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Ask Dr. D. Love Your Own Question
Dr. D. Love
Dr. D. Love, Doctor
Category: Dermatology
Satisfied Customers: 18452
Experience:  Family Physician for 10 years; Hospital Medical Director for 10 years.
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I started taking fluvoxamine tablets 18 months ago and one

Customer Question

I started taking fluvoxamine tablets 18 months ago and one of the side-effects has been that I've developed a rash consisting of bumps and spots on both sides of my face. Initially, it was just on the left side but after a couple of months it also appeared on the right side. I am a 39 year old female. Anything you can suggest to help?
Submitted: 3 years ago.
Category: Dermatology
Expert:  Shantal-Mod replied 3 years ago.
Hello,

I'm Shantal and I'm a moderator for this topic.

We have been working with the Experts to try to help you with your question. Sometimes it may take a bit of time to find the right fit.

I was checking to see if you had already found your answer or if you still need assistance from one of the Experts.

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Shantal
Expert:  Dr. D. Love replied 3 years ago.
Could you attach a photo of the rash?

Customer: replied 3 years ago.

Dear Dr. Love


My daughter is battling severe OCD for a number of years. This has resulted in depression and anxiety. She is unable to work due to the many restrictions her condition have caused. For instance, she has a fear of leaving her DNA and fingerprints behind when visiting friends. This has turned her into a virtual recluse. Nobody is allowed to take a photo of her. If it happens by accident it has to be destroyed immediately.


What should I do?


Yours sincerely


Ernst A. Klein

Expert:  Dr. D. Love replied 3 years ago.
I'm sorry for the delay, but I was away from the computer when you replied.

From the perspective of the rash, it is always difficult to be specific over the internet, but without seeing a picture, the best that can be recommended would be either an emollient cream, a weak hydrocortisone cream (which preferably should only be used for short courses on the face), or an oral antihistamine to try to relieve the rash. Anther option would be to consider stopping the medicine that may be causing the rash and using a different drug.

So this also folds into a discussion of the usual treatment for OCD. The fluvoxamine is an SSRI (selective serotonin reuptake inhibitor), which is the recommended first-line medicines to use for OCD. SSRIs are primarily antidepressant medicines, but have also been shown to help a variety of other psychologic problems, including OCD and generalized anxiety disorder. However, it is unusual that an SSRI alone will lead to complete resolution of symptoms. It is more common that there is a partial response, and whether additional treatment is needed is determined by the severity of persistent symptoms. It is common that there should also be counselling provided, most often in the form of cognitive-behavioural therapy (CBT). Other options to consider would be the use of a drug that affects norepinephrine in addition to serotonin, such as venlafaxine (an SNRI, a serotonin and norepinephrine reuptake inhibitor),.the addition of other medicines for anxiety, such as buspirone, or the addition of a mood stabilizer, such as olanzapine or risperidone.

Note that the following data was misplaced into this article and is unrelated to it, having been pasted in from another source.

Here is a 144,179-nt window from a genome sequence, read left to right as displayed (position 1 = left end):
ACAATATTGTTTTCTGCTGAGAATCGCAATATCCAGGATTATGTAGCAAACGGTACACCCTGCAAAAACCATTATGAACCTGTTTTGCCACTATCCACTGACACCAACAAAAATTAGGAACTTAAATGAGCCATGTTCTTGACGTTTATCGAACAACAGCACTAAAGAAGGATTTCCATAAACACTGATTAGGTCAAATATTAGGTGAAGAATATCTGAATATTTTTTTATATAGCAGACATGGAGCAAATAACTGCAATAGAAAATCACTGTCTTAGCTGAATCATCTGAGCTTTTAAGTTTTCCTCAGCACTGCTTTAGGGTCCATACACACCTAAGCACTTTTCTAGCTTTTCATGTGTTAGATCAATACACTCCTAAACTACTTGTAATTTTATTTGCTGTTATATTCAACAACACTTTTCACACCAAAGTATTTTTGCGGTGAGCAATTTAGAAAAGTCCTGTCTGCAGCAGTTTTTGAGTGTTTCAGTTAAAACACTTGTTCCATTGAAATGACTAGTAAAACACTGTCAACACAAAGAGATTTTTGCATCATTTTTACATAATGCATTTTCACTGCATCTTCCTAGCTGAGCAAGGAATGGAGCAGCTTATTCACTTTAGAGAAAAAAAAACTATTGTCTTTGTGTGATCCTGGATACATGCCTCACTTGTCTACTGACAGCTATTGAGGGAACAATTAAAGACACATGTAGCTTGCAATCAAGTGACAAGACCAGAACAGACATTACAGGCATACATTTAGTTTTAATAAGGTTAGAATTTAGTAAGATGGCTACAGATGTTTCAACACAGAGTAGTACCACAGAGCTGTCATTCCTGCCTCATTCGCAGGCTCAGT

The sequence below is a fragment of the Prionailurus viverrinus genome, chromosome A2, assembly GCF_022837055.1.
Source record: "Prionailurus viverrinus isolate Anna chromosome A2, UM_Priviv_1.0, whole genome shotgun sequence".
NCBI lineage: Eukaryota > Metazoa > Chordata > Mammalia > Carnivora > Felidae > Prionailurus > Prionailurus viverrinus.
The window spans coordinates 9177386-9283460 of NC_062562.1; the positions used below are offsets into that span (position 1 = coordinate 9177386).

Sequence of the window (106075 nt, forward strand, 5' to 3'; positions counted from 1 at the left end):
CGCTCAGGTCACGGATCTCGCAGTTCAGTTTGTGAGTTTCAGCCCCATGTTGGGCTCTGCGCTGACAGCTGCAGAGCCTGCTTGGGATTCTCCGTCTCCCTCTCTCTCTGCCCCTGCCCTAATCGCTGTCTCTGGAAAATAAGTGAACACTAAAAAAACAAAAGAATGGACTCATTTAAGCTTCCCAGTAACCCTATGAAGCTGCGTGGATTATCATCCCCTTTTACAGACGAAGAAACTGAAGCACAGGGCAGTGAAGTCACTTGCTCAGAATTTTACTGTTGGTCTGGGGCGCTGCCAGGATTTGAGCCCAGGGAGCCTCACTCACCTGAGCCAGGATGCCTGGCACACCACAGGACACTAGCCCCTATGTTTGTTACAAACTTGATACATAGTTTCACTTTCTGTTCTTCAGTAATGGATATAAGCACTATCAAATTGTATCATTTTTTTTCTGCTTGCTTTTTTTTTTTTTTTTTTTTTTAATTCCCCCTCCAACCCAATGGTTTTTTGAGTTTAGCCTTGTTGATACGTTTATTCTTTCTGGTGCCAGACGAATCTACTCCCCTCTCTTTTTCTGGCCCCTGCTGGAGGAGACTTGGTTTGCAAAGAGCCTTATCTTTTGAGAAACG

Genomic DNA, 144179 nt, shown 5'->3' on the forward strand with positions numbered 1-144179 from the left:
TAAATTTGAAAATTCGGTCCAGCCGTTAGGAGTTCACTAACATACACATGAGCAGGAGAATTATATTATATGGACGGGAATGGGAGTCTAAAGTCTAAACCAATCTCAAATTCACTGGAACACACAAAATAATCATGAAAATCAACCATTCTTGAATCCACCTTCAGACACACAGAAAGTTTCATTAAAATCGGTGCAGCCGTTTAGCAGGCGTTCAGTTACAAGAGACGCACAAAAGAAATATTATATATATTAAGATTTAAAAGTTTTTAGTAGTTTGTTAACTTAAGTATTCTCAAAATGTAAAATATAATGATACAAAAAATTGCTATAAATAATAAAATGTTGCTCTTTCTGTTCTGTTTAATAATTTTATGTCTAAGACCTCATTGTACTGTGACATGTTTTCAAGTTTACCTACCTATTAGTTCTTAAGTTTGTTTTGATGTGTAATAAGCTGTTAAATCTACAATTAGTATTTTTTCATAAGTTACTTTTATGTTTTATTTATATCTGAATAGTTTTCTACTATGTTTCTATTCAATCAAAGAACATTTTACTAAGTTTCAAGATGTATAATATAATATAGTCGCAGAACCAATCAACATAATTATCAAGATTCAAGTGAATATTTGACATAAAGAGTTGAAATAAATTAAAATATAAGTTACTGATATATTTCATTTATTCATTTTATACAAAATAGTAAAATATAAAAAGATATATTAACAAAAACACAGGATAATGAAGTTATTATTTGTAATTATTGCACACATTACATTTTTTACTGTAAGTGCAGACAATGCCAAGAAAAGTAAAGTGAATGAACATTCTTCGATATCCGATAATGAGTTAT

Within the context of a rash that may be caused by the fluvoxamine, changing to a different drug must be considered in the context of whether the fluvoxamine has provided significant improvement and whether other medicines have not been as effective. If the fluvoxamine is the one of several medicines that has provided significant improvement, there will be hesitance in stopping the drug. But if it has not been significantly more effective than other drugs that have been tried, the doctor will more readily consider a different drug.

As a parent, it is frequently impossible to force a daughter to seek care for any mental health condition. If the symptoms are of such severity that they are a danger to themselves or others, then short-term treatment can be forced through legal action. But being a recluse is usually not of sufficient severity to justify legal action. So, parents are usually left with the only option being support and encouragement for her to seek care with a Psychiatrist and CBT counsellor, and to be honest with them so that they have an accurate knowledge of the severity of symptoms.

If I can provide any further information, please let me know.